If you are living outside of the Netherlands you may be (blissfully) unaware of this, but we are experiencing stress. This Wednesday there will parliamentary elections, and things are heating up the last few days.
At least, in the media....
I'm not sure what your image is of this country, but until a decade ago the mere mention of my country of origin would in large parts of the world raise a smile, - or at least a grin. Apparently Holland was associated with a range of 'civil liberties' which were seen by many as desirable, if not - in some occasions - craved for. Besides these liberties we Dutch were praised for our tolerance, and particularly of other cultures.
I am sorry to have to report this, but we Dutch have thrown all this out of the window. Instead we have adopted the narrowmindedness (if not 'closedmindness') and xenophobia of which until recently we were prone to accuse other countries.
Politically this has gone hand in hand with parties with "freedom" somewhere in their name. And with these it is like mobile phones: a "smart" phone does not refer to what it gives, but what it takes away. Subsequent governments have over the last decade done little for many and a lot for few. Key word in this reverse Robin Hood campaign has been "The Economy". Numbers, statistics, predictions and self-proclaimed experts have conjured up an entity bigger and more powerful than any pagan idol in history.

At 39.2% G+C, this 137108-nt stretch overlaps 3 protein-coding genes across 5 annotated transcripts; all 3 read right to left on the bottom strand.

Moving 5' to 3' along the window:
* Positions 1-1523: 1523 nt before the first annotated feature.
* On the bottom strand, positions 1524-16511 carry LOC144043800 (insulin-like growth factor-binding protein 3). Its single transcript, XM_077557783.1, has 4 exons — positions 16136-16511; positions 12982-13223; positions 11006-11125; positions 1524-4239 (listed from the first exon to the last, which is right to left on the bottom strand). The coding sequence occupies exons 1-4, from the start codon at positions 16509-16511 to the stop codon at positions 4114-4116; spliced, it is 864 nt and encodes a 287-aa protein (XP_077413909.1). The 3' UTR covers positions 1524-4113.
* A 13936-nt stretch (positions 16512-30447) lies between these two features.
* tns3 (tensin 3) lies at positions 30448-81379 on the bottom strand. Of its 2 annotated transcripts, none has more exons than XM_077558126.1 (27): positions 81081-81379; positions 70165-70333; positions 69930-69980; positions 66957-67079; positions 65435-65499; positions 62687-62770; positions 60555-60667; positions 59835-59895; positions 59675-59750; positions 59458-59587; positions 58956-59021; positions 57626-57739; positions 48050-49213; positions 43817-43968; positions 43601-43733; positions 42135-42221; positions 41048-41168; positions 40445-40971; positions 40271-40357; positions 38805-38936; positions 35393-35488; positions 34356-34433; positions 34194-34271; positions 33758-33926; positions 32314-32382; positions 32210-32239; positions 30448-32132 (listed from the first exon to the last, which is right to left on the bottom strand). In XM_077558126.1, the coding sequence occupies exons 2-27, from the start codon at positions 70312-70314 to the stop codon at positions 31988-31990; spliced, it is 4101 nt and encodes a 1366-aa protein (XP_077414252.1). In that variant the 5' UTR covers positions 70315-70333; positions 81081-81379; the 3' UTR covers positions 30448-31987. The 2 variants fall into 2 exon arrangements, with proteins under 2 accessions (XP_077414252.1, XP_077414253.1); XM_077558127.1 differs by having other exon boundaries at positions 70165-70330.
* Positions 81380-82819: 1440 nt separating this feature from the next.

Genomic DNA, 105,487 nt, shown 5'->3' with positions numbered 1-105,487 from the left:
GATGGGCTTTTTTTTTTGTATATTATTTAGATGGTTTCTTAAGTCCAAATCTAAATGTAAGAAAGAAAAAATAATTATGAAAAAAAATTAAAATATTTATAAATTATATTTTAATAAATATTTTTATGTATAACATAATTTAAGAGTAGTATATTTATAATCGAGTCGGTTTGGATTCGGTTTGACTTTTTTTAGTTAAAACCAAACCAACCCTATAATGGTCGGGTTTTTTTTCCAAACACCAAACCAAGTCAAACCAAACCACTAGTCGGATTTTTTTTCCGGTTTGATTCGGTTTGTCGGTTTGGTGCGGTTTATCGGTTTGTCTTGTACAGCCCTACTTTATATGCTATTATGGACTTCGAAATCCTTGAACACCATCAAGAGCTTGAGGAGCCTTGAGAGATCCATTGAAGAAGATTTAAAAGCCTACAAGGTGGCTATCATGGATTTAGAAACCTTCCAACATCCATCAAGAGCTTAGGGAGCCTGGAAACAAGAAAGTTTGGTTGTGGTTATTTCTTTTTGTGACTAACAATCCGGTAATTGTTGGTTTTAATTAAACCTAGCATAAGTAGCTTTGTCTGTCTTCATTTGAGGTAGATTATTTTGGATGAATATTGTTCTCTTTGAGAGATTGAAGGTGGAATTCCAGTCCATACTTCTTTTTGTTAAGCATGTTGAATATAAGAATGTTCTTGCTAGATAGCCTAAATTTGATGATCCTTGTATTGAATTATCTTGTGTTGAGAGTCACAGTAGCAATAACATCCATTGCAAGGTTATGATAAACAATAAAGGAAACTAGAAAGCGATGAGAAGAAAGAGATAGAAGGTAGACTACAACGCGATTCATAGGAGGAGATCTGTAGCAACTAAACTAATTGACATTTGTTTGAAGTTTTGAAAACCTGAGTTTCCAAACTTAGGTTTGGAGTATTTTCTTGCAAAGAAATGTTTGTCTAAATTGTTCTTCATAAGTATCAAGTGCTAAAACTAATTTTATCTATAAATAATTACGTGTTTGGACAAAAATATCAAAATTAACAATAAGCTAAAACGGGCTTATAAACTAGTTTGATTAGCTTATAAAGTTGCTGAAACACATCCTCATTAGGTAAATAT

And the 'few'? One only has to look at what has happened to those who left politics, - often under the pretense of withdrawing from the hectic rush of 'public life'. Cushy jobs with large accountancy firms, in international banking. Member of this board, or advisor to that. And not just one of these, but preferably a few ... nothing too arduous though.
I am sure this phenomenon is not limited to this country. In the age of networking the 'old boys' have found their niche. And what used to be blatantly "our thing" has now been cunningly relabelled to "economic necessity" and similar compelling catchwords.
With the help of the media the electorate is soporificated, sedated into accepting the choice between 'old boys A' and 'old boys B'. Brainwashed, the voters will again vote for the parties that will rescue The Economy, - and in doing so will continue relieving them of their liberties. It will take a few years for the voters to emerge from this state of amnesia, but when they do there will be new elections. And the cycle will begin again.....
As a tribute to the tolerant past of this country, I would like to share this album by the late (he died in 2008 - see this article and this wiki) Nigerian highlife star Orlando Owoh. The "Part II" would suggest a part one, but I have personally never seen it (but this discography assures me that it does exist).
Although I have to admit that Owoh's voice may lead to a state of soporification, in my experience this has only had a beneficial result. I would even go as far as to recommend this album as an acute remedy against any form of amnesia!
Joe Malinga's One for Dudu (1981)
1 day ago